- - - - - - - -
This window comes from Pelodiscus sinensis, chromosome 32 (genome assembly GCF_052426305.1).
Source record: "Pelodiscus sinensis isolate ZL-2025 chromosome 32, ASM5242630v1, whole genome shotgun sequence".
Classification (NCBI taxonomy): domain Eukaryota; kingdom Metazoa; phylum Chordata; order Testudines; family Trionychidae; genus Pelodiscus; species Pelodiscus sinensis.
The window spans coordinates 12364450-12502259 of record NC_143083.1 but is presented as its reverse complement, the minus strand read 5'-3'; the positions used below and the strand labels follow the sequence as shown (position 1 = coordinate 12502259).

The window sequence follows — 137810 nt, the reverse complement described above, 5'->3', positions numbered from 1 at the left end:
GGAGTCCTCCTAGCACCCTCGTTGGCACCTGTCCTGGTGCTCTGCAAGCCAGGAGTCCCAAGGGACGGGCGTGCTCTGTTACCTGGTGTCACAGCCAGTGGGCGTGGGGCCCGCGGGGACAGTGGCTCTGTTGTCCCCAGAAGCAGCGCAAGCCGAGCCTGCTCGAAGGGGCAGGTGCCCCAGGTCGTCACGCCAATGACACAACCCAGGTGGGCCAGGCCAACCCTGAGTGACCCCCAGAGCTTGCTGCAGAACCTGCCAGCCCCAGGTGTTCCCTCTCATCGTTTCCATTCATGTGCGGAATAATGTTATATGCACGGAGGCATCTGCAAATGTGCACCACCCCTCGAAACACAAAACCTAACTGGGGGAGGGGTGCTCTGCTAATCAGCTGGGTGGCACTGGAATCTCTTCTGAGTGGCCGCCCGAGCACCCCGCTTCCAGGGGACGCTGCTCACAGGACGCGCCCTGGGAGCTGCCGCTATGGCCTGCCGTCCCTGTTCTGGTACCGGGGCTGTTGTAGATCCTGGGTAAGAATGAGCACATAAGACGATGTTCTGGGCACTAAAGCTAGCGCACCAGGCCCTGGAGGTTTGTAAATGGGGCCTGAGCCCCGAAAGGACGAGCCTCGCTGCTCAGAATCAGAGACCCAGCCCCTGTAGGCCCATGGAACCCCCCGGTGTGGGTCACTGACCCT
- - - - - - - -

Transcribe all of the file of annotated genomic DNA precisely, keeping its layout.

This window comes from Pelodiscus sinensis, chromosome 32 (genome assembly GCF_052426305.1).
Source record: "Pelodiscus sinensis isolate ZL-2025 chromosome 32, ASM5242630v1, whole genome shotgun sequence".
Classification (NCBI taxonomy): domain Eukaryota; kingdom Metazoa; phylum Chordata; order Testudines; family Trionychidae; genus Pelodiscus; species Pelodiscus sinensis.
The window spans coordinates 12364450-12502259 of record NC_143083.1 but is presented as its reverse complement, the minus strand read 5'-3'; the positions used below and the strand labels follow the sequence as shown (position 1 = coordinate 12502259).

The window sequence follows — 137810 nt, the reverse complement described above, 5'->3', positions numbered from 1 at the left end:
GGAGTCCTCCTAGCACCCTCGTTGGCACCTGTCCTGGTGCTCTGCAAGCCAGGAGTCCCAAGGGACGGGCGTGCTCTGTTACCTGGTGTCACAGCCAGTGGGCGTGGGGCCCGCGGGGACAGTGGCTCTGTTGTCCCCAGAAGCAGCGCAAGCCGAGCCTGCTCGAAGGGGCAGGTGCCCCAGGTCGTCACGCCAATGACACAACCCAGGTGGGCCAGGCCAACCCTGAGTGACCCCCAGAGCTTGCTGCAGAACCTGCCAGCCCCAGGTGTTCCCTCTCATCGTTTCCATTCATGTGCGGAATAATGTTATATGCACGGAGGCATCTGCAAATGTGCACCACCCCTCGAAACACAAAACCTAACTGGGGGAGGGGTGCTCTGCTAATCAGCTGGGTGGCACTGGAATCTCTTCTGAGTGGCCGCCCGAGCACCCCGCTTCCAGGGGACGCTGCTCACAGGACGCGCCCTGGGAGCTGCCGCTATGGCCTGCCGTCCCTGTTCTGGTACCGGGGCTGTTGTAGATCCTGGGTAAGAATGAGCACATAAGACGATGTTCTGGGCACTAAAGCTAGCGCACCAGGCCCTGGAGGTTTGTAAATGGGGCCTGAGCCCCGAAAGGACGAGCCTCGCTGCTCAGAATCAGAGACCCAGCCCCTGTAGGCCCATGGAACCCCCCGGTGTGGGTCACTGACCCT